Are you ready to get more active or try something adventurous with your heritage vehicle? Well, there are plenty of options for you to consider.

There are activities suitable for all levels of budget, skill, speed, leisureliness  or downright craziness for you to choose from.

It's time to put away the polish - get out there and enjoy!

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Have you heard of the "Welsh Terror"? It was one of the test hills used from the 1920's to the 1940's to test new car and motorcycle models, and by intrepid rally riders and drivers. Back then it was a hair-raising gravel road.

Located in Mid Wales, Bwlch Y Groes averages a one-in-seven gradient, but some parts are much steeper. The road starts at 305ft above sea level and climbs to 1790ft. It is the second highest public mountain pass in Wales and much of it is single track.

If you fancy getting away from the main roads and trying your hand at something less usual, let us introduce you to It's My Classic's inaugural Classic Trail.

Autotesting and AutoSOLO


For road-legal cars: these are all about control - can you navigate a low-speed, memorised course as quickly as possible without hitting any obstacles? Autotesting involves both forward and reverse manoeuvering, AutoSOLO has no reversing.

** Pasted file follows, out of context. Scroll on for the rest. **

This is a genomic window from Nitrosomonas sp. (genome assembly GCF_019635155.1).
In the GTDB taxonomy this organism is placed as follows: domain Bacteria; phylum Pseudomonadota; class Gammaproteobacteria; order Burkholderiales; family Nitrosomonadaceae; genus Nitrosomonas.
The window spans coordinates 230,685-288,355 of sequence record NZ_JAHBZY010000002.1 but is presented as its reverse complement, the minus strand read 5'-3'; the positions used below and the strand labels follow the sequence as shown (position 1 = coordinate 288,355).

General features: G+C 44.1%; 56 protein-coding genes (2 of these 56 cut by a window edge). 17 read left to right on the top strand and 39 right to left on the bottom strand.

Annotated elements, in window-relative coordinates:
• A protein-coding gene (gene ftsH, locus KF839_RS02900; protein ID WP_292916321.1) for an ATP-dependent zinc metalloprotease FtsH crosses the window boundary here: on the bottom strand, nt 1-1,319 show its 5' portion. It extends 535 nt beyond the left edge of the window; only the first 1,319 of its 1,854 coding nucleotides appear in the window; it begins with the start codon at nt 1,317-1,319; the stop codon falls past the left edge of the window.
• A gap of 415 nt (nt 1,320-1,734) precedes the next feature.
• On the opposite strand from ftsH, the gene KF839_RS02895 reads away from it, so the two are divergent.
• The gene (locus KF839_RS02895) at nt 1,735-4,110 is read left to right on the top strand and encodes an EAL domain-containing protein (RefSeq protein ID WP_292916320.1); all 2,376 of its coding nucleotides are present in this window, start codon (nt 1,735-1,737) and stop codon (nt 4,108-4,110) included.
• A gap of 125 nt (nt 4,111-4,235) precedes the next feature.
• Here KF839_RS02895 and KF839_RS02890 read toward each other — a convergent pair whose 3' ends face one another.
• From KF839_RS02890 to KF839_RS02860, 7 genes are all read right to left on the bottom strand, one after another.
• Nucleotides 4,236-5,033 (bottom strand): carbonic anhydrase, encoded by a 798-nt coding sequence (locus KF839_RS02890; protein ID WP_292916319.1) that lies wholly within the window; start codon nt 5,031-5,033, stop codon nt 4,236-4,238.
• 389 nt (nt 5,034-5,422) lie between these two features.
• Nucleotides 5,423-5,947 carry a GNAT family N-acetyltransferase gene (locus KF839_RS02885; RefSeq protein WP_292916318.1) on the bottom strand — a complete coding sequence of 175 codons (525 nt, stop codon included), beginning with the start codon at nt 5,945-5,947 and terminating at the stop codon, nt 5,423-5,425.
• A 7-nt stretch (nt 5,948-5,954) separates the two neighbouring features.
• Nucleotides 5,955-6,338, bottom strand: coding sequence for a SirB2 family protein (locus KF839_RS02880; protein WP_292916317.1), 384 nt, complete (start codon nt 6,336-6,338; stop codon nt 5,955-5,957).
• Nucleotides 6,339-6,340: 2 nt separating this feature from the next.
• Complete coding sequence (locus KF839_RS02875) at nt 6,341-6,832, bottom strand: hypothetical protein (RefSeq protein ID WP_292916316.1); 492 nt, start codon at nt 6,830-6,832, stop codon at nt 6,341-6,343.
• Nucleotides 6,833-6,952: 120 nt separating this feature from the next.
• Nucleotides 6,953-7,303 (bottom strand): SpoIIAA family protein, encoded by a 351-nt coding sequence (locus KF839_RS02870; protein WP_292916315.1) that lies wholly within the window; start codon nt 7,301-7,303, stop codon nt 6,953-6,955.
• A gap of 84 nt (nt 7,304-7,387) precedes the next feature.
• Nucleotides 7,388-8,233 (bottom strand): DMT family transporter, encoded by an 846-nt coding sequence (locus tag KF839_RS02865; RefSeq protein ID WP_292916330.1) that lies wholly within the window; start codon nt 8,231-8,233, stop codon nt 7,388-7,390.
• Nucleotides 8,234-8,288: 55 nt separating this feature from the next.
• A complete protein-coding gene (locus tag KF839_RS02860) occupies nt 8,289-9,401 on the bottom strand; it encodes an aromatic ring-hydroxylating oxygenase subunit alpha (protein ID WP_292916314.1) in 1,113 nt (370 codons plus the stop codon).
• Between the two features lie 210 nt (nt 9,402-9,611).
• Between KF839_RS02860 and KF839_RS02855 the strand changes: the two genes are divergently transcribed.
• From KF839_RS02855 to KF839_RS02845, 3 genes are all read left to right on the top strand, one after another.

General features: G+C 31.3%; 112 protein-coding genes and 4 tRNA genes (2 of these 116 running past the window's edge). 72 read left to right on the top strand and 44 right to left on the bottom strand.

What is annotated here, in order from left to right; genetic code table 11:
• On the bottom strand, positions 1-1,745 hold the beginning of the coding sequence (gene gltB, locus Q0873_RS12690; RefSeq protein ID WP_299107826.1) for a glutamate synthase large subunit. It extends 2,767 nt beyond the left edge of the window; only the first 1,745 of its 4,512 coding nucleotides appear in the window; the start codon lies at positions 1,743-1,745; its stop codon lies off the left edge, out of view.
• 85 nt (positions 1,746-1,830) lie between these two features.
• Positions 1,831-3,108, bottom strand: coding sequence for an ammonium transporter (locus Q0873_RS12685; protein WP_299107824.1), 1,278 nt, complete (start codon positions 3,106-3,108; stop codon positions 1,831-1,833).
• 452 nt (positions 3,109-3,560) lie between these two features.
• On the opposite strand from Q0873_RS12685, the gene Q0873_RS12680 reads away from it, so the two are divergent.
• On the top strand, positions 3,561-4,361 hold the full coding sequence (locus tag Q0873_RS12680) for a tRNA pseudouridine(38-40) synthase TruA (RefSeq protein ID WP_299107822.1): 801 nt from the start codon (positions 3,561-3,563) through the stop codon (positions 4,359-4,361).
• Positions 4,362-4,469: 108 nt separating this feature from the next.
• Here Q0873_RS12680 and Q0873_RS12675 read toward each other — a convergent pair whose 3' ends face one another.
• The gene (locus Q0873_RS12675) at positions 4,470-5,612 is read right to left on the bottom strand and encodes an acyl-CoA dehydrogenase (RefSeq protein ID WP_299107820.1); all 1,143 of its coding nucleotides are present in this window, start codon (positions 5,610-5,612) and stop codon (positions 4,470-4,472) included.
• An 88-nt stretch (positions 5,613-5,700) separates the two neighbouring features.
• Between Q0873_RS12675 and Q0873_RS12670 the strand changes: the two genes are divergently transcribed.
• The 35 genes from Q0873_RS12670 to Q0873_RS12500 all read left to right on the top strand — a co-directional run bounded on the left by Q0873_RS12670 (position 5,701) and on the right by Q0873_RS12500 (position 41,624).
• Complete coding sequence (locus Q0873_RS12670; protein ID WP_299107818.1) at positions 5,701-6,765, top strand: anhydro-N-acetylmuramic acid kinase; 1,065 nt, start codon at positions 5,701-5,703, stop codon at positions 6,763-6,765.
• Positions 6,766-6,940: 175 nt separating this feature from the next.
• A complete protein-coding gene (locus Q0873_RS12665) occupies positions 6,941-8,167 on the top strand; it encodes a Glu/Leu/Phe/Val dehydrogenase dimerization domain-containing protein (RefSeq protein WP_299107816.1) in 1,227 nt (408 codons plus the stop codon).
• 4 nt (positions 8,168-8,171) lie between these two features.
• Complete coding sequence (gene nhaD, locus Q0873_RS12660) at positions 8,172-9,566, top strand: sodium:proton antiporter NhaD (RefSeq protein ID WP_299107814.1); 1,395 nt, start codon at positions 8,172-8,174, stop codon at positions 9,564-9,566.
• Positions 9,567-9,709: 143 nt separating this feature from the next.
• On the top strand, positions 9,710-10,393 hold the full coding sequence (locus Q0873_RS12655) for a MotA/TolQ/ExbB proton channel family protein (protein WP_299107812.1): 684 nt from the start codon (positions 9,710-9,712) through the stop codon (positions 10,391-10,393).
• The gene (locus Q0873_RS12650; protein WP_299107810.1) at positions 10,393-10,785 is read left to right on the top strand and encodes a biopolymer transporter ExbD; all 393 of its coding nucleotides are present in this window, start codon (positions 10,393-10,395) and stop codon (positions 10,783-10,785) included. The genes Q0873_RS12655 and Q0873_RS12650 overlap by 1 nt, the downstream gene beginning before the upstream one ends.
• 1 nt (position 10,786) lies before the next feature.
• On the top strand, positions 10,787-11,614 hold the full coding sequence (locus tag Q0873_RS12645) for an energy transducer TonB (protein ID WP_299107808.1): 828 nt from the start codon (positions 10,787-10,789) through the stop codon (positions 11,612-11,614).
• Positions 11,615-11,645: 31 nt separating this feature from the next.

Some events simply require an appropriate club membership, but some regional events require a Non-Race National B Competition License (no test is required for this license). At the local, club level, many events do not publish times and are therefore categorised as non-competitive, so it is just possible you might not even need to inform your insurer - but, please, do check first!

Hillclimbs and Sprints


These sports are very similar. A sprint involves one vehicle starting a timed run around a track at a time (though there may be more than one vehicle on the track at any one time). Hillclimbs, as the name implies, involve a timed track with a hill.

The Hillclimb & Sprint Association has produced such an excellent guide to getting involved in this sport that we wouldn't presume to try and compete with it! View it here. You will require a at least a Non-Race Class B license.

Useful Resources

Classic Racing


Racing heritage vehicles can be a expensive pastime but, as with any sport, there are numerous levels and not all of them will cost an arm, a leg and your spare kidney. However, you will require as a minimum the following safety equipment:

  • Transponder

  • Fire extinguisher

  • Roll cage

  • Race seat and harness

  • Elecrical cut-off

  • Towing loops

  • Rain lights


You will also need approved fireproof clothing and a helmet. Racing in the UK is governed by Motorsport UK, so make them your first port of call for detailed, up to date information.

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Autocross is generally regarded as being one of the most accessible way to get a taste of competitive motorsports. It usually involves a temporary (often stubble or dirt field) short course and a race against the clock.


You will need a a Non-Race National B Competition License. You can find the full list of requirements for getting involved here.



One of the simplest (and least costly) ways to get closer to the action and see first-hand and close up what's involved in motorsports, you might try becoming a marshall. According to the BMMC you "don’t need any special skills or qualifications to start, just common sense and a reasonably developed sense of self-preservation".

Useful Resources

Something less formal?